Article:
Forbes just released its list of the 100 athletes who made the most money in 2017, and these big-buck earners span a wide range of sports and countries. Yet they all shared one glaring similarity: All of them were men. Yep, the list of highest paid athletes included exactly zero women.
It might be difficult to believe that out of the 100 highest-paid athletes, not a single woman managed to crack the list. But according to Forbes, that's the cold, hard reality. The highest-paid athlete of 2017 was Floyd Mayweather, whose boxing career saw him earn $275 million dollars in salary and "winnings," plus another $10 million from endorsements. Mixed martial arts athlete Conor McGregor came in fourth on the list, raking in $85 million in the "salary/winnings" category and another $14 in endorsement deals.
The Mayweather-McGregor fight that took place in August 2017 was almost entirely responsible for both men's top spots on Forbes' list. According to Forbes, the total revenue haul for that one fight was more than $550 million. Mayweather negotiated a guaranteed $100 million payout, with $30 million promised to McGregor regardless of outcome. Both men walked away with much bigger paydays, due to fees made from promotion.
Last year, one woman did crack Forbes' top-100 list — Serena Williams. The most dominant female tennis player in history landed at No. 51 for earnings by athletes throughout the 2016 calendar year. She made a cool $27 million during that period, but has since fallen off the list due to a career break after giving birth to a baby daughter in September. In recent years, tennis players Maria Sharapova and Li Na have also qualified for Forbes' list, but neither woman made the cut in 2017.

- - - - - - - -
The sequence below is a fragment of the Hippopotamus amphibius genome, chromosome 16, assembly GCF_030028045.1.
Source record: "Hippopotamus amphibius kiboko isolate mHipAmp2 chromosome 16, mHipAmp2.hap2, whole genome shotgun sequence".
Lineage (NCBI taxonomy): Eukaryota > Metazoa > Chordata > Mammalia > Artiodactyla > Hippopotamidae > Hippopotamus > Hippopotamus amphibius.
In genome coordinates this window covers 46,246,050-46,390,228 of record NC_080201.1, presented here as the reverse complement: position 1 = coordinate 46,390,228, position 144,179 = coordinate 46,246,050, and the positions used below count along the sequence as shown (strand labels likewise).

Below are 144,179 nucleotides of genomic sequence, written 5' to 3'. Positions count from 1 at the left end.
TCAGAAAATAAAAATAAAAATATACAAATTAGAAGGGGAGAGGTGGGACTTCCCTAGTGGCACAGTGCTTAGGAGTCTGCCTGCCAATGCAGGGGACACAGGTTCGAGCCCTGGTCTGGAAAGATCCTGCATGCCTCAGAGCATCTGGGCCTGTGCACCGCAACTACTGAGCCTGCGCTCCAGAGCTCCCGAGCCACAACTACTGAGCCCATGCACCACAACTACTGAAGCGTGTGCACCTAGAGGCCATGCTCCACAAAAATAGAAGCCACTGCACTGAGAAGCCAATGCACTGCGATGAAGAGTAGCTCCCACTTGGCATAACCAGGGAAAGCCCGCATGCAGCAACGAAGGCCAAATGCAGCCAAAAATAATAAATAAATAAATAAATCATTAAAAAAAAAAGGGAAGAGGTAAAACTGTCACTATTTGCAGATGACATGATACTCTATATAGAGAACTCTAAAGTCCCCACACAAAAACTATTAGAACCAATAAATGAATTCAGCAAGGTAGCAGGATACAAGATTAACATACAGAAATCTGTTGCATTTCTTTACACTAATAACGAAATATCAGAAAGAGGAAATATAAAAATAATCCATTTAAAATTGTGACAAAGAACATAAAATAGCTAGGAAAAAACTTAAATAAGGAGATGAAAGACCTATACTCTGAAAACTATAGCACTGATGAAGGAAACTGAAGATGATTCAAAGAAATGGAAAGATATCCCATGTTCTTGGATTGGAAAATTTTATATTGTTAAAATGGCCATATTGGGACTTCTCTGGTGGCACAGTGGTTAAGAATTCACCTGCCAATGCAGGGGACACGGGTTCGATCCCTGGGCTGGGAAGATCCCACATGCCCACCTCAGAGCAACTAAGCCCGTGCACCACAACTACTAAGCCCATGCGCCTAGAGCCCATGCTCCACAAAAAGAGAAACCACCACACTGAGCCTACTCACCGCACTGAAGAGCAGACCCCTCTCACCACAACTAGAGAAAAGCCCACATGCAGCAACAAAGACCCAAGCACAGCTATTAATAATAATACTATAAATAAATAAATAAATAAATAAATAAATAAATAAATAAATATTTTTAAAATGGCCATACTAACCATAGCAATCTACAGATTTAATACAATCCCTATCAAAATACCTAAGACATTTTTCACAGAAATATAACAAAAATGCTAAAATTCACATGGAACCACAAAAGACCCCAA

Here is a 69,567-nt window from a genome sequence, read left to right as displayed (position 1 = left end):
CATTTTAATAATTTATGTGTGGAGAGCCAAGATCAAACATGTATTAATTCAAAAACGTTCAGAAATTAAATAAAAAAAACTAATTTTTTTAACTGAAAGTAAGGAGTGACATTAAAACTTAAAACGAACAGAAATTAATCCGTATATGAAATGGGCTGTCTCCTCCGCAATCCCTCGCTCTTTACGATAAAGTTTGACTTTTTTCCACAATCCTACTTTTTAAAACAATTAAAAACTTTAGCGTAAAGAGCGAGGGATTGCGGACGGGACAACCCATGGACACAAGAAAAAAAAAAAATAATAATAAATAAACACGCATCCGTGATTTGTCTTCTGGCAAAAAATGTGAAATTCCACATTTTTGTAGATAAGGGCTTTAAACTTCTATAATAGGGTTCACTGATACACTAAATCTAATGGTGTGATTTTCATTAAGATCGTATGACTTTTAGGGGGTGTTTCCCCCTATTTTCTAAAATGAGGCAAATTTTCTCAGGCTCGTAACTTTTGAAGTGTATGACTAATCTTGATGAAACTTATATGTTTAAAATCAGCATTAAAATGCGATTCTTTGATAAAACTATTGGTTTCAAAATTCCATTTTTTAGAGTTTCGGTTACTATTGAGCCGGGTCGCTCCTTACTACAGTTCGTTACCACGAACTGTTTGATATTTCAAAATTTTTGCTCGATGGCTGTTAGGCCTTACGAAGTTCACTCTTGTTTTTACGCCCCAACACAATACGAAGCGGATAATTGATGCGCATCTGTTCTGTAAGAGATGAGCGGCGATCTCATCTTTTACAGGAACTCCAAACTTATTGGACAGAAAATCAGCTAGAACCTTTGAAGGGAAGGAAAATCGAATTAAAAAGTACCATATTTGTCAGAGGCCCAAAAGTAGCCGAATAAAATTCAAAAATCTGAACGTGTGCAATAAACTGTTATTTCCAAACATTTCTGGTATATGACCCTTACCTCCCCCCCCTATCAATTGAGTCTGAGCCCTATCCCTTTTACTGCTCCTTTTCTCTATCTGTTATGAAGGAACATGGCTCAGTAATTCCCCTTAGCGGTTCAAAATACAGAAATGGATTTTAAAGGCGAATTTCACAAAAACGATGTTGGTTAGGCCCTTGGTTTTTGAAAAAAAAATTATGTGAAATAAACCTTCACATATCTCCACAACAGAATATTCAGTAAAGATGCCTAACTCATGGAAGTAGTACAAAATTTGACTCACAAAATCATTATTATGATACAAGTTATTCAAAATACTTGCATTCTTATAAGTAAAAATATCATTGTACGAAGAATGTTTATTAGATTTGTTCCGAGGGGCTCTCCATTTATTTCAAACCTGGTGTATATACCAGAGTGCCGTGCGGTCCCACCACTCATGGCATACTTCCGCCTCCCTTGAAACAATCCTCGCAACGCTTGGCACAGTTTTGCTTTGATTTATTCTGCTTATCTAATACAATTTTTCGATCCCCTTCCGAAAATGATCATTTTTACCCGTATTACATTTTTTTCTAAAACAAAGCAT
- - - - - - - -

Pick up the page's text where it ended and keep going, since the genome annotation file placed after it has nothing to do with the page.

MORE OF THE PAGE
This year's No. 51 athlete made about as much as Williams when she hit the same place — Forbes lists Celtics player Al Horford as earning $27.8 million dollars between 2017 and 2018.
Reactions on Twitter to the latest Forbes list indicate widespread disappointment in the striking discrepancy between what female athletes make compared to their male counterparts.
Tennis legend Billie Jean King tweeted in response, "Sports are a microcosm of society. Men, we need you to advocate as much for women as you do for other men." NHL correspondent Dave Hogg wrote, "Floyd Mayweather Jr. is the highest-paid athlete in the world and there are no women in the top 100. Both those facts say a lot about the world of sports."
In follow-up tweets, Hogg indicated he'd been blasted for "forcing" people watch women's sports. Hogg wrote, "I'm not making anyone watch. I'm not demanding female athletes get raises." He then had a political take, writing, "When it comes to Mayweather, it says a lot about how violence against women is seen in this country, but so does the fact a proud sexual predator is currently president." (Donald Trump has denied allegations of sexual misconduct.)
Ostensibly, Hogg was referring to allegations of domestic abuse. As USA Today reported, on seven different occasions Mayweather has faced allegations of domestic abuse, from five different women. In 2011, he pleaded guilty to a battery domestic violence charge from his ex-girlfriend and no contest to harassment charges, and he was sentenced to 90 days in prison.
Moya Crockett argues at Stylist that the issue here isn't necessarily "big, bad, sexist organizations not wanting to fairly compensate women athletes." She points out that 83 percent of sporting organizations give equal prize money payouts to male and female athletes. Rather, Crockett argues, the pay discrepancy is explained by "entrenched views about the status, popularity and financial value of women’s sports in comparison to men’s."
When broadcasters and promoters trust men to bring in paying viewership at much higher rates than women, they're willing to pay men much more. But Crockett argues that by "raising the profile... of women in sport," everyone might be surprised at just how popular female athletes would become. And mega paydays for women athletes would naturally follow.
Whatever the root cause, it's clear that women athletes make nowhere near as much money as their male peers.